The market for renting plant and machinery has always been complex. But never quite so complex as it is today. Today’s multi-location companies are also multi-lingual, multi-currency and work across multiple time zones too. Doing business globally can be a logistics nightmare with customers in one country urgently needing kit that’s currently on the other side of the world and with varying rental lengths which, in an unpredictable world, may or may not need to be renewed. Close-knit supply chains mean that late delivery or unavailability can have a financial impact on customers and, in turn, their customer too – and so it goes on.

With the growing sophistication of machinery and the increasing reluctance of contractors to have large specialist equipment with limited exposure on their asset registers, there’s little doubt that rental has great potential. But growing competition means that in many regions, hire rates have become stagnant. So how can companies profit from growing demand, without falling prey to the pitfalls?

Inevitably, multi-faceted companies have multiple IT systems to deal with the diversity and variability of their business. Larger companies have grown through acquisition, which probably means inheriting a jumbled IT architecture, often made up of second or even third generation systems. These are often rich in functionality because they have grown over time but nonetheless tend to function as silos and are difficult to integrate across the entire organization.

These are also making it difficult – if not impossible – for rental businesses to gain an overarching view of worldwide availability and to generally manage their order lifecycle, from the initial inquiry by a prospect to sending out invoices and collecting money in a consistent and efficient manner. So increasingly, rental companies are finding ways to bring together their six, seven and in some cases even more, systems to provide an integrated reliable, current and easy to access information hub, using industry-standard solutions such as Microsoft Dynamics AX, tailored to their own individual processes and workflow.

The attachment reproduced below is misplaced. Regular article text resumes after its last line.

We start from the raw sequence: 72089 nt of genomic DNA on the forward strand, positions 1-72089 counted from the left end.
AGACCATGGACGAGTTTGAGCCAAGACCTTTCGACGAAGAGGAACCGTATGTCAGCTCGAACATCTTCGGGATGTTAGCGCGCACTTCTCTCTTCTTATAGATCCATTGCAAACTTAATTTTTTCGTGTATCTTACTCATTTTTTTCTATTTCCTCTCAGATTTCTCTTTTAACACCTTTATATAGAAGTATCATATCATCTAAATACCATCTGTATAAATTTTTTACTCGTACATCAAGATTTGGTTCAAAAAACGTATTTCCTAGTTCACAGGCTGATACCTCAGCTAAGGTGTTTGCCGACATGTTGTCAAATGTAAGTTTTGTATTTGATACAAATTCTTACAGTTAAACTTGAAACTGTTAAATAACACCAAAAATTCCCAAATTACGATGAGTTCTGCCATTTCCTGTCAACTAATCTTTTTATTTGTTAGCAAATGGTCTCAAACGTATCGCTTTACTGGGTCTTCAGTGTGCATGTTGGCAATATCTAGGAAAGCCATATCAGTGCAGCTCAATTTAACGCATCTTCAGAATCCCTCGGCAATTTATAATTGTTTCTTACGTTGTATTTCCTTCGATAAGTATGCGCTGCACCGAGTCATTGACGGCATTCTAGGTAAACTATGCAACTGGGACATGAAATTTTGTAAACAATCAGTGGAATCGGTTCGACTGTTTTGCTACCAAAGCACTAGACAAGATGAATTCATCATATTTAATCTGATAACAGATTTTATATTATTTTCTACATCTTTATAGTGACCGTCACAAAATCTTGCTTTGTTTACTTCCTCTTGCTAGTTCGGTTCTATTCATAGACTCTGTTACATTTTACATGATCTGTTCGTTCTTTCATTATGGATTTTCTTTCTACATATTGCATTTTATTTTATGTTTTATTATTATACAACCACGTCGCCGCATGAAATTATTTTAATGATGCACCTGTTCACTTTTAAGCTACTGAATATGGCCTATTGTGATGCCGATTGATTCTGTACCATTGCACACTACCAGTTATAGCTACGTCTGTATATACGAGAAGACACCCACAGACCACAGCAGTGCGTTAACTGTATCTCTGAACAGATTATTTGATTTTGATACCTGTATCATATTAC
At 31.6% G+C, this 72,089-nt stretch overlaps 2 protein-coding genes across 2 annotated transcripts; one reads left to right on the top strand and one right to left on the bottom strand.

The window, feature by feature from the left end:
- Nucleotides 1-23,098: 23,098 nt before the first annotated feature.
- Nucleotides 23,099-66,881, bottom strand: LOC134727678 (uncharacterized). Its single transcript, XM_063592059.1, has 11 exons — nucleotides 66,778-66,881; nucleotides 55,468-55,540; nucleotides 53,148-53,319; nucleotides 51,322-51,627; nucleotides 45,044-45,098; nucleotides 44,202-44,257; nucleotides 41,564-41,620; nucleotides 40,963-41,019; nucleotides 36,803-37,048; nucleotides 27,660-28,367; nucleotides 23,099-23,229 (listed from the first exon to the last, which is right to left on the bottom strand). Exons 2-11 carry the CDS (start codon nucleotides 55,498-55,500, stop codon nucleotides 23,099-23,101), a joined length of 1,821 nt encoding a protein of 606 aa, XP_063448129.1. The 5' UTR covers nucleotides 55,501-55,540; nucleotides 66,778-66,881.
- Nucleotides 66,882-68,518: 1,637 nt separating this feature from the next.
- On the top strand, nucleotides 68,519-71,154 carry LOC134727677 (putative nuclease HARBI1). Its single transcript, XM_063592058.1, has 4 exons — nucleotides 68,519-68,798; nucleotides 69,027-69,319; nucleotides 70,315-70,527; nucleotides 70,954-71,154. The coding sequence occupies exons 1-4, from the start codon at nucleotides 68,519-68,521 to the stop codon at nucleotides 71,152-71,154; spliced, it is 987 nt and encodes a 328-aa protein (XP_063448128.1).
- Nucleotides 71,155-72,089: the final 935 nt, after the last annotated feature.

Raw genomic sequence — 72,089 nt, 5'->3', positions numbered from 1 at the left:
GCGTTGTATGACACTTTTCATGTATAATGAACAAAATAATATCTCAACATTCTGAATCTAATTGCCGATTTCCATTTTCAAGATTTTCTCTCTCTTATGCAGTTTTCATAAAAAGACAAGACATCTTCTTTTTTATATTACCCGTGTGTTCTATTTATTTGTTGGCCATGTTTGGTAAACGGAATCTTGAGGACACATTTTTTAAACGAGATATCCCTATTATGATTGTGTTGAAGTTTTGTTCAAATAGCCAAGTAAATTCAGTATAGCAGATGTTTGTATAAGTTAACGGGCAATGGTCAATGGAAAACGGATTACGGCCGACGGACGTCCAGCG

Take the system we have recently implemented for a large global corporate heavily involved in the rental industry. Working across different time zones meant that there was always a lapse of intelligence and insight on utilization and, indeed, the current state of the business. Now all the data across all their geographies is reflected in coordinated universal time (UTC) so whether a hire begins at 3 am UTC in Singapore or 10 am in Brazil, users view this consistently from every location.

In other words, regardless of where they are working from, the business processes are identical. Documents such as invoices are all in the appropriate languages and currencies, but fundamentally they are consistent and standard.